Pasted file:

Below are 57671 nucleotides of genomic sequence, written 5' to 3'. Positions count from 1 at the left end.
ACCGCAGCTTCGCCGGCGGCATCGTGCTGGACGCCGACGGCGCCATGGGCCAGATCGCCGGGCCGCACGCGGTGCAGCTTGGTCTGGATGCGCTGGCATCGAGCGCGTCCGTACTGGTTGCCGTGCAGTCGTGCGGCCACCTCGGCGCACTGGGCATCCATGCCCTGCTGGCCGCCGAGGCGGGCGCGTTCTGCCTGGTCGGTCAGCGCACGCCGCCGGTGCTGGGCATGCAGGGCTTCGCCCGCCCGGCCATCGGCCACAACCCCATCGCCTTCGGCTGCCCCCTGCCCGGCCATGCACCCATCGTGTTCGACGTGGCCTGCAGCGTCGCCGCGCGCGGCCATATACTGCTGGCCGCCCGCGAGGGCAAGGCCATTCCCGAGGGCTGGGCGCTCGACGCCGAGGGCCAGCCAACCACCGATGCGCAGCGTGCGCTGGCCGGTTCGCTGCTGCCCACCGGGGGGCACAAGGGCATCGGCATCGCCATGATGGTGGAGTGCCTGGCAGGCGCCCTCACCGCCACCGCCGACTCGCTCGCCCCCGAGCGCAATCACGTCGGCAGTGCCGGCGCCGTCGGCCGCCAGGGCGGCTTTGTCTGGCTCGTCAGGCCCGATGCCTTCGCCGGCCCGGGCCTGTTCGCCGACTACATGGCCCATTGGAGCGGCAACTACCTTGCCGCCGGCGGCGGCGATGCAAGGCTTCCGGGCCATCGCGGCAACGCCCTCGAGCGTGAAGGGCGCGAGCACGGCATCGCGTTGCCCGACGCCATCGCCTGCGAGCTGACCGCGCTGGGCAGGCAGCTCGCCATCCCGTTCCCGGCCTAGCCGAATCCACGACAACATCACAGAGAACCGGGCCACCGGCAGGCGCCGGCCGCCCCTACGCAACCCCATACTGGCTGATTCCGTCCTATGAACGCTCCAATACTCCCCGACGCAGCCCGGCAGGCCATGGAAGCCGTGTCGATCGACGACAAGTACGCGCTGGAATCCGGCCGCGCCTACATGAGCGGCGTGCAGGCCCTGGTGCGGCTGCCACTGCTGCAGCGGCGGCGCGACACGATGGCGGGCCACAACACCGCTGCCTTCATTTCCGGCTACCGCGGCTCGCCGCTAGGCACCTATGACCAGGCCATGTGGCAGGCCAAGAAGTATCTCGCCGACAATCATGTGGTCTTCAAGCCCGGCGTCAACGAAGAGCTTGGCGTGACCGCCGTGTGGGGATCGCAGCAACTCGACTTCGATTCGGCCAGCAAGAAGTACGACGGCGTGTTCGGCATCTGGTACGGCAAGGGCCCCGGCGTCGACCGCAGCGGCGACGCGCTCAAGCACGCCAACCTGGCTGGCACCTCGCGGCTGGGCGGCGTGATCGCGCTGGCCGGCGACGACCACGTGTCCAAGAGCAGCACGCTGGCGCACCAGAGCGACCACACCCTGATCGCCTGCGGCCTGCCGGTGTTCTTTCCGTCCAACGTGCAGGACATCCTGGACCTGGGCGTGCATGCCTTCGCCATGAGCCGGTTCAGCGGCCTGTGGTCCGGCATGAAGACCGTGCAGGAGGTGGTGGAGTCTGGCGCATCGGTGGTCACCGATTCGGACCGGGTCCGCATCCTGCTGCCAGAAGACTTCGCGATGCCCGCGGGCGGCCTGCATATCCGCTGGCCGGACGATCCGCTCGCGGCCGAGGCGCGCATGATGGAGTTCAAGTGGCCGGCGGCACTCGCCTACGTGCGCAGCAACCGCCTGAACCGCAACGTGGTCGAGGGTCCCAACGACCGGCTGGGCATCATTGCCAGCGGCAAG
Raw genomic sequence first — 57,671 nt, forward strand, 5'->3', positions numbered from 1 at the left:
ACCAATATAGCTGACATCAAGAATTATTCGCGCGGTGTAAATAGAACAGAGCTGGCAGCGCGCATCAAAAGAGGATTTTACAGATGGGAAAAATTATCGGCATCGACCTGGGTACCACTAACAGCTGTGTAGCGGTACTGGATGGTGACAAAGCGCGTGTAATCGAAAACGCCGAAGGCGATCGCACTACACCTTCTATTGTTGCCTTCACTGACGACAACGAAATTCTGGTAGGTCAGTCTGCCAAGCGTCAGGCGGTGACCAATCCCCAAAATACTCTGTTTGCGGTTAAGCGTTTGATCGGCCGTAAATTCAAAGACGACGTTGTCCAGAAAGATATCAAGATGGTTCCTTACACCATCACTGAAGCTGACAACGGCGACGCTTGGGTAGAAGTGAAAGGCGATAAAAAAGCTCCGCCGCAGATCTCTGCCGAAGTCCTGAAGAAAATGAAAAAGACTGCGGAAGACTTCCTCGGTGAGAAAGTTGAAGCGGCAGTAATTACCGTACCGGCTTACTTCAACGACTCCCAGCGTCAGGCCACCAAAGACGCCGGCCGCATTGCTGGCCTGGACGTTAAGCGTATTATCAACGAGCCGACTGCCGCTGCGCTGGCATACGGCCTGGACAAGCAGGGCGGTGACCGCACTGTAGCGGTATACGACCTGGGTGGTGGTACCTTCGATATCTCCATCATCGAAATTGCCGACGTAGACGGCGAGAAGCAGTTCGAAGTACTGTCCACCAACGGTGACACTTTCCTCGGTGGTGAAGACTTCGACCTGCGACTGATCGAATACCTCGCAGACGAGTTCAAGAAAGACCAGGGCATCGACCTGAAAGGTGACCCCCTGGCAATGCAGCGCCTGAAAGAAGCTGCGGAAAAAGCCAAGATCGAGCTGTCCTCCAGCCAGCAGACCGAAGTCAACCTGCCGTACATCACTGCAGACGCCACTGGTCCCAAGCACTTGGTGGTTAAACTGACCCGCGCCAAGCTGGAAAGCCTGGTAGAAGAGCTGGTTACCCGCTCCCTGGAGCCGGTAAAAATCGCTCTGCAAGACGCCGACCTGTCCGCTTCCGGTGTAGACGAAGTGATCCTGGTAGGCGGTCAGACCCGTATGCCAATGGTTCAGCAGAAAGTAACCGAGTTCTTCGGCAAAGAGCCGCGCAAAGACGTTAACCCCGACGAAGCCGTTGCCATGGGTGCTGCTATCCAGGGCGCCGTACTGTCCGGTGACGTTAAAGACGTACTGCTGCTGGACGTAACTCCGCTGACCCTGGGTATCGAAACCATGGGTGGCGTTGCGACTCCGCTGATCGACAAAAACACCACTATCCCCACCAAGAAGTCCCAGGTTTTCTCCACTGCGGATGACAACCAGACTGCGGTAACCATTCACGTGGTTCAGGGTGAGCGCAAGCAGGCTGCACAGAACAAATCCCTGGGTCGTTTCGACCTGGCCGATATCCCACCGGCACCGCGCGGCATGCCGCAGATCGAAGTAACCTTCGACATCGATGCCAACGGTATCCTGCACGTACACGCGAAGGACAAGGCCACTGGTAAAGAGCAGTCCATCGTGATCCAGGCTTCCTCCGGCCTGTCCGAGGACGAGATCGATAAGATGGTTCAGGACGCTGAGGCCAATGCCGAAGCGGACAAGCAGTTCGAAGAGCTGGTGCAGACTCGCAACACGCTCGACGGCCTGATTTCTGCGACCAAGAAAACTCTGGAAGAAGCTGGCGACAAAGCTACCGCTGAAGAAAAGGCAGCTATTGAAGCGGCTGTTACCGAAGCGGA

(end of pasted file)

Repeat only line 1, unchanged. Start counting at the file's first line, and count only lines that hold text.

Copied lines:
Below are 57671 nucleotides of genomic sequence, written 5' to 3'. Positions count from 1 at the left end.